Aquarium Care

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Archive for the ‘Aquarium Water Parameters’ Category

How to Obtain Clear and Good Aquarium Water Quality

Aquarium with neon tetras

Water quality management should be a very important consideration for those who own an aquarium. This is made possible with the help of different products in the market such as EcoBio-Block among others. However, you must also be refilling the tank regularly, have proper feeding habits and also good filtration in order to have the best aquarium water quality.

Majority of the people give up keeping an aquarium as a hobby within two years because the task of maintaining clarity all the time is very challenging. You have to clean the tank once or twice a month. Even after doing this in the right way, cloudy appearance might still occur.

It is difficult to come up with one solution for the cloudy appearance because it is caused by many issues. However, you should be encouraged because the problem can be dealt with easily. Gravel that is not washed properly can result to this during the first setup. Therefore, the residue will be washed out when the tank is filled.

The gravel can also react with the liquid to cause leaching of chemicals resulting in clouding. It is good to first test the substrate before you could fill up the tank. This is done by first knowing the pH of the water before the substrate could be added. You should add small amount of substrate and then leave it for some days. You might have to change the substrate if the pH happens to rise.

A cloudy appearance might also be caused by the bacteria bloom that the tank of the fish receives after the beginning of the nitrogen cycle. This happens many times so you can choose to wait it out or do partial refills during the first days. The aquarium might also be having more than enough fish food or a lot of fish waste. This will result to a build up of bacteria.

The other causes of this problem can also be excessive light, a lot of nutrients and also imbalance in the tank. This means you might go a long way in order to tackle the problem. However, EcoBio-Block can be very helpful in this situation. You only have to rinse the block in water that is free from chlorine. You need to soak the block through the night before you could drop it into your first tank.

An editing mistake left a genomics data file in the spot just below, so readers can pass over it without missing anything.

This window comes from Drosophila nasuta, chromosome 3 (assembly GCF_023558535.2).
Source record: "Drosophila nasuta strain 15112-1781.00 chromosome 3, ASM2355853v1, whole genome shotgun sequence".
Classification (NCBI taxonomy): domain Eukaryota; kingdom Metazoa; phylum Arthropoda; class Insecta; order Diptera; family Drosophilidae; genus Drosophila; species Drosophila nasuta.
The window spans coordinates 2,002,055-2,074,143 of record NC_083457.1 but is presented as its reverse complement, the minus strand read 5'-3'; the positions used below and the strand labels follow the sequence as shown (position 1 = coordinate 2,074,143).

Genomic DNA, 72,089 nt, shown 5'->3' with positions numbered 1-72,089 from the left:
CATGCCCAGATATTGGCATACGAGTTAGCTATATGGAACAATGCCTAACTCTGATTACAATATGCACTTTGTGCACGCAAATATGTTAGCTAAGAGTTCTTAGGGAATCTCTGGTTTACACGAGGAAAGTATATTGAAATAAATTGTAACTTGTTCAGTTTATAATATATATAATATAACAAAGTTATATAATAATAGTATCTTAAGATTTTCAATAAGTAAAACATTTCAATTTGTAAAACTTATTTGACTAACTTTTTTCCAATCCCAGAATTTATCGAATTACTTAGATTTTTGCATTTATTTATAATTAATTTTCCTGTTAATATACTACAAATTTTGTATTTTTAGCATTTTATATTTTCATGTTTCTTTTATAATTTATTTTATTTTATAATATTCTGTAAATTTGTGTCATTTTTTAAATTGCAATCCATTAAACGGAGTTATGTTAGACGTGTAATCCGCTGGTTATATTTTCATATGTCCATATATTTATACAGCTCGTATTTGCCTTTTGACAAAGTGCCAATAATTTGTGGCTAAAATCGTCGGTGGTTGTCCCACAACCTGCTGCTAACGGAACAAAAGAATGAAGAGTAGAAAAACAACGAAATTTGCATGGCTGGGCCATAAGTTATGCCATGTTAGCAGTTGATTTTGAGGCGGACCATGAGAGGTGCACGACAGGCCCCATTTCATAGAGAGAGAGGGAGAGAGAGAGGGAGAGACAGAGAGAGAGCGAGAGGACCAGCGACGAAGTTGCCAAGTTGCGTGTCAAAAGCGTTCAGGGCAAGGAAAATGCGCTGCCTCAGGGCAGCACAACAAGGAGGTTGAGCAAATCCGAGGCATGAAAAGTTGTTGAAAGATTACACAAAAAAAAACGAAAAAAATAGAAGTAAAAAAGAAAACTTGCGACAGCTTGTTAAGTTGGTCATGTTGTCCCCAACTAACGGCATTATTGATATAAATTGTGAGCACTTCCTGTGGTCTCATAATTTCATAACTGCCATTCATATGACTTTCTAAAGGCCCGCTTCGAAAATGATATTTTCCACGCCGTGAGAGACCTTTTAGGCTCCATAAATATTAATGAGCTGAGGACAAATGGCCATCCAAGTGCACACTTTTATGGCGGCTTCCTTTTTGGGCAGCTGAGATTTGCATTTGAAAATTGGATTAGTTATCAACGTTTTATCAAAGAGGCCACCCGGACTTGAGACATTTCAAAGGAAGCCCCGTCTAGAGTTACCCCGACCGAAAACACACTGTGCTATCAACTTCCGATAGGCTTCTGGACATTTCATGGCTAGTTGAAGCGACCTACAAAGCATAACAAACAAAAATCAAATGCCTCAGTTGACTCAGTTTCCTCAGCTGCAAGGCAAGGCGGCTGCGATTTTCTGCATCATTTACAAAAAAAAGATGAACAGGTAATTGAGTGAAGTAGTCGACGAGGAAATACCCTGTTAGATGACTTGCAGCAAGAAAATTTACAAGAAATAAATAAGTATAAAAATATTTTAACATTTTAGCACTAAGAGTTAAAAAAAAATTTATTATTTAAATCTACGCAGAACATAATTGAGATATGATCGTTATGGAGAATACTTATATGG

The tank content will be clarified and the speed of nitrogen cycle will be increased once this step is used. It also eliminates bad smell because the new tank syndrome will be shortened. This is the best way of enjoying better aquarium water quality even without frequent refills.

 

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Here Is How To Beat Cloudy Aquarium Water

Cloudy aquarium water is disgusting to look at, dangerous for the fish to live in, and may even smell bad. What kinds of cloudy water are there and why does it happen in the first place? How do you get rid of cloudy water permanently?

There are four types of cloudy water: green, yellow, brown and white. Each comes from a different cause.

Green Cloudy Water

When a tank has too much decaying material, things like fish waste or uneaten fish food, this sets the stage for waking up to green water in your aquarium one morning. The decomposition creates nitrites. The nitrites are blue-green algae’s favorite food. Cloudy green water is created by an algae bloom.

Yellow Cloudy Water

Occasionally an aquarium owner will notice that the water has turned yellow. This can be caused by driftwood secreting tannin into the water. It can also be caused by dead plant decay or a build-up of fish waste.

Cloudy Brown Water

You may notice brown water in your tank. This is caused by brown algae overgrowth. This overgrowth is due to a lack of light in the tank.

White Cloudy Water

New aquariums may develop white, cloudy water. This is due to a bacterial bloom caused by the imbalance of bacteria and nutrients in the water. Another cause for white or grey cloudy water is dust from the aquarium decorations or gravel settling to the bottom of the tank. This is most often seen when a tank is brand new, even before fish have been put in. Be sure to rinse any new decorations prior to adding them to the tank. Gravel should be vacuumed occasionally to keep waste and uneaten food from accumulating.

Getting Rid Of Cloudy Water

To avoid getting most cases of cloudy water in the first place, it is very important that you not overfeed your fish. Fish eat whenever food is presented, so should be fed twice a day an amount that they can eat within 1-2 minutes. Use a net to take uneaten food out of the tank if it has not been eaten quickly.

A very simple way to clear cloudy water forever is by placing EcoBio-Block in the tank. EcoBio-Block will completely clear cloudy water without using chemicals and it will keep the water clean and odor-free.